University of Toronto at Scarborough participated in the experiment in
return for bonus credits going towards their introductory psychology
course grade (N=67). All participants had normal or corrected to normal
vision and were fluent in English.
Two separate word lists (i.e. homogeneous and heterogeneous) each
consisting of 157 words were selected from the MRC psycholinguistic word
database (Coltheart, 1981). Each list contained one or two syllables
words that were five letters in length. For the homogeneous word list
(see Appendix 1a) the variance of word frequency and orthographic
neighborhood count was reduced as much as possible by choosing items
with the following restrictions. Word frequency (M=33) range was 10-50
and the standard deviation was 11.22 as obtained from the Kucera and
Francis (1967) word frequency index. Orthographic neighborhood (Andrews,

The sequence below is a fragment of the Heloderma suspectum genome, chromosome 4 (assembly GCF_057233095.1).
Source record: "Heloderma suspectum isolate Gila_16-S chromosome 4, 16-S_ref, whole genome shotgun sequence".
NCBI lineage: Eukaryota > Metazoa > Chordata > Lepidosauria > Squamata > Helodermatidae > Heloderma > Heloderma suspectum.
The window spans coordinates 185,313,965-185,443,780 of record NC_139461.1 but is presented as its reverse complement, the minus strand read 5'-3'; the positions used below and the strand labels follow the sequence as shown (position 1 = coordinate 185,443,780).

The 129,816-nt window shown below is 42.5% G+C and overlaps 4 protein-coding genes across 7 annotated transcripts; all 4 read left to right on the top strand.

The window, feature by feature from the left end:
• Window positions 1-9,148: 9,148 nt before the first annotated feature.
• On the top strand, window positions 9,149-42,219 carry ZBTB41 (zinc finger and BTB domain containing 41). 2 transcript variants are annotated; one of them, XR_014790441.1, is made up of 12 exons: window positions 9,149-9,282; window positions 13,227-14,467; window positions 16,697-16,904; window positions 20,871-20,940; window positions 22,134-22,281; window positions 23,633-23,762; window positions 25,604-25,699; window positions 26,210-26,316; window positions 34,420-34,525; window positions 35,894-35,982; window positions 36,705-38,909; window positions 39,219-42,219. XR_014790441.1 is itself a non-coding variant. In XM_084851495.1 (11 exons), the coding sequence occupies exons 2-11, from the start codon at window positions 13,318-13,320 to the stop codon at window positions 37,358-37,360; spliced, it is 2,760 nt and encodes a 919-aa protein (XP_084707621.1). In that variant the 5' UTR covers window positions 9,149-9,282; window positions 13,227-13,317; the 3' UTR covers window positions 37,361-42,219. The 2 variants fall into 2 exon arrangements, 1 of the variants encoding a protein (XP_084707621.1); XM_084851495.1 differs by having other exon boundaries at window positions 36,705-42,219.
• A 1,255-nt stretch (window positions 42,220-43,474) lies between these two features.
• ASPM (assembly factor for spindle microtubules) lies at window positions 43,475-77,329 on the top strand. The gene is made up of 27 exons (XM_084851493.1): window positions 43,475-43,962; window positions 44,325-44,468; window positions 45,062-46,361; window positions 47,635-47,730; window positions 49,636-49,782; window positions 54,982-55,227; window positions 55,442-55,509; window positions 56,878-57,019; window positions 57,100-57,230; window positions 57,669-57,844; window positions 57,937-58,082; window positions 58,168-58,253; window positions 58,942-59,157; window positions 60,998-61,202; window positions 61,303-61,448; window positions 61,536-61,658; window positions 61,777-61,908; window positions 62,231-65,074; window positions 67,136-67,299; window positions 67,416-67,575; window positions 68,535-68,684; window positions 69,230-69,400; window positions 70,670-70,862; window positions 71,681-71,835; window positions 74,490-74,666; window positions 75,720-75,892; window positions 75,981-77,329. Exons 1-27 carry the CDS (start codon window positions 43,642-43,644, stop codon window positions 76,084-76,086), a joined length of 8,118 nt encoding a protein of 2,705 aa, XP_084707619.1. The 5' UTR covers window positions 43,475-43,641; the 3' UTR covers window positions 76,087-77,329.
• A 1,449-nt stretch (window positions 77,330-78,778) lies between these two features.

1992) mean was 4.00 with a range of 3-5 and a standard deviation of
0.81. For the heterogeneous word list (see Appendix Ib), the mean word
frequency and neighborhood count was the same as in the homogeneous word
list. However, the variance of word frequency and neighborhood count was
made as large as possible. The word frequency range was 1-2000 (SD =
149.09) and the orthographic neighborhood range was 0-19 (SD = 6.73).
Nonwords were generated by altering only one consonant--excluding
the end consonants--of an alternate list of 157 homogeneous words which
were selected by the same criteria as those used to select the stimuli
for the homogeneous word list (See Piercey & Joordens, 2000, for
The experiment was programmed in MEL version 2, and run on an IBM
compatible personal computer running DOS version 6.1. All stimuli were